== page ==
The main idea is to use a silent mp3 as your general ringtone and message notification tone during the night instead of turning the volume down. To make calls from specific contacts still go through, simply specify a special ringtone for those contacts. (Open the contact and change "Ringtone" in the "Information" section from "Default" to something else.)

You can download a silent mp3 file from here. Copy it into /Media/audio/alarms, /Media/audio/notifications and /Media/audio/ringtones on the SD card of your phone to make it available as a ringtone and notification tone. (You may need to create these directories if they don't exist already.)

You also need to add special notification tones to messages coming from specific contacts if you want to be alerted to them during the night. I used the SMS Popup app to do this. It has many nice features, but I disabled most of them, and used the so-called "contact notifications" only which you can set up in Notifications -> Contacts Notifications -> Add. (Note that the notifications played by SMS Popup are in addition to the ones by the system. It is generally advised that you turn the default alert off when using SMS Popup, but if you did, you wouldn't be able to turn the default alert silent during the night using this set-up.)

The only thing that remains to do is to change the ringtone and the notification tone to the silent mp3 file in the evening, and back to your usual tone in the morning. Quick Profiles can make this very easy if you set up your profiles in the following way (I also included a profile to use when you don't want your phone to ring at all -- maybe at the theatre).

PROFILE:NightSilentNormal (Day)
Ringer mode:RingSilentRing & Vibrate
Media volume:no change0%50%
Change ringtone:to Silent.mp3no changeto your usual
Change notification sound:to Silent.mp3no changeto your usual


Basically, you can configure your "Normal (Day)" profile to set everything back to normal after either the "Night" profile or the "Silent" profile.

You can also make Quick Profiles manage your alert volume, or you can untick "Alarm in silent mode" on the settings page for alarms to make sure that they don't sound in the theatre, but still wake you up if the profile is set to "Night."

Hope you'll find this post useful!

24 February 2011

Mini Linux with SSH

I was searching for mini Linux distributions for a while, as I wanted to create a USB drive from which a PC would boot very quickly, and then I could SSH to other machines to do some maintenance.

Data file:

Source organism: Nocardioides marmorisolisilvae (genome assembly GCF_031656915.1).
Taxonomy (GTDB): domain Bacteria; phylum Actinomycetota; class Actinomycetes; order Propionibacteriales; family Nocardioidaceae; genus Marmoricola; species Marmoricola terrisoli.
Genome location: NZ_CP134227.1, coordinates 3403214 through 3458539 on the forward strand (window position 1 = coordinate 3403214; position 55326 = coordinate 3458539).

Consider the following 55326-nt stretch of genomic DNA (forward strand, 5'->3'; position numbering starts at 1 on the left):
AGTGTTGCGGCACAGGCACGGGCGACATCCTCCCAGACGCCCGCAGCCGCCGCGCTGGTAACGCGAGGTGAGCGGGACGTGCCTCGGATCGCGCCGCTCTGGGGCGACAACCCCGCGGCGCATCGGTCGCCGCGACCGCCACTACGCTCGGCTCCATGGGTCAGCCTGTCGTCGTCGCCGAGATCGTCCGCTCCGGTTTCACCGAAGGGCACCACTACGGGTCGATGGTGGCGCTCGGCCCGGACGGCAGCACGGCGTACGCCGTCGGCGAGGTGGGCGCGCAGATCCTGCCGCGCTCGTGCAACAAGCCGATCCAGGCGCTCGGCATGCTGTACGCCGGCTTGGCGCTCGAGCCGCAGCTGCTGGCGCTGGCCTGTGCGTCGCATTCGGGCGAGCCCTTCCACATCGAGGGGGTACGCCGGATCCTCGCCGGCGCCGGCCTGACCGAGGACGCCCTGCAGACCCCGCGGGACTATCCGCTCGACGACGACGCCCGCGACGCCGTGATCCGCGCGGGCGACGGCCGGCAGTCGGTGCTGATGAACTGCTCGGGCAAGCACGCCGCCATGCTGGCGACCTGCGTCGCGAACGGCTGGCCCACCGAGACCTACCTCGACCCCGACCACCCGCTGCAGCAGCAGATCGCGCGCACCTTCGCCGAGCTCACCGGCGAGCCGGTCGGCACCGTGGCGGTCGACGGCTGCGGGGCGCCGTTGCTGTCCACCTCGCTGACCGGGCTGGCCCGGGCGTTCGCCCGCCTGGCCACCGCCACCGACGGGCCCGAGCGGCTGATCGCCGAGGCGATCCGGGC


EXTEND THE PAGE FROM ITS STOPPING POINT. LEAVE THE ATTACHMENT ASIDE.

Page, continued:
The smallest distribution I could find was the 'microcore' version of Tiny Core Linux. However, SSH is not part of it by default, but it is in an extension that one needs to download (together with some other extension packages it depends on) after Linux has booted.

Now Tiny Core Linux can store extensions on a local disk, but it cannot read NTFS, so what I did was to include these extensions in the distribution itself.

If you need a lightweight, fast Linux with SSH, here's how to install it:
  • Download the microcore 3.5 ISO file (from here)
  • Use UNetbootin to create a bootable USB drive. This should unpack the ISO file onto your USB drive
  • Download the microcore.gz that includes the extensions necessary for SSH from here, and replace the one in USBDRIVE/boot/microcore.gz
  • You can also configure USBDRIVE/syslinux.cfg to make the boot process faster. Here's what I use:
    DEFAULT linux
    LABEL linux
    KERNEL /boot/bzImage
    APPEND initrd=/boot/microcore.gz embed multivt noswap nozswap nofstab noicons norestore

  • Enjoy! For me, this Linux boots up in a couple of seconds.

My microcore.gz includes gcc_libs.tcz, openssl-0.9.8.tcz and openssh.tcz in /tce/, and these are loaded using tce-load in /opt/bootlocal.sh.

9 January 2011

"Petrified" references in Perl -- a third type of references

In Perl, one can use soft / symbolic references to variables by creating a variable that contains the name of the referenced variable:

$ref = "myvar";
$$ref = 0; # Sets $myvar to 0

Soft/symbolic references are unsafe, as explained here.

The other way to create a reference is to initialize the reference as a pointer. This is safer as it is explicit:

$ref = \$myvar;
$$ref = 0; # Sets $myvar to 0

$hashref = \%myhash;
$hashref->{'key'} = 0; # This is the same as ${$hashref}{'key'}
$myhash{'key'} = 0; # Has the same effect as the line above

These are called hard references, and Perl's OO system is largely based on them.

However, there is a third case: when two variables point to the same value without either being a reference. (I haven't found an explicit documentation of this, so I named this case "petrified" references.) This can be achieved this way:

*myvar1 = *myvar2;
$myvar1 = 0;
$myvar2 = 0; # Has the same effect as the line above

One can even make a variable point to where a hard reference points to. For example, %myhash2 will point to the anonymous hash referenced by $hashref:

$hashref = {'key' => 0};
*myhash2 = $hashref;
$myhash2{'key'} = 1; # Note that myhash2 is a hash, not a hashref!
$hashref->{'key'} = 1; # Has the same effect as the line above

This is very useful if, for backwards compatibility, one needs to refer to the same value using multiple names, or one needs to cross namespaces.

For some guidance on the * notation, please see section 7 in http://perldoc.perl.org/perlref.html#Making-References.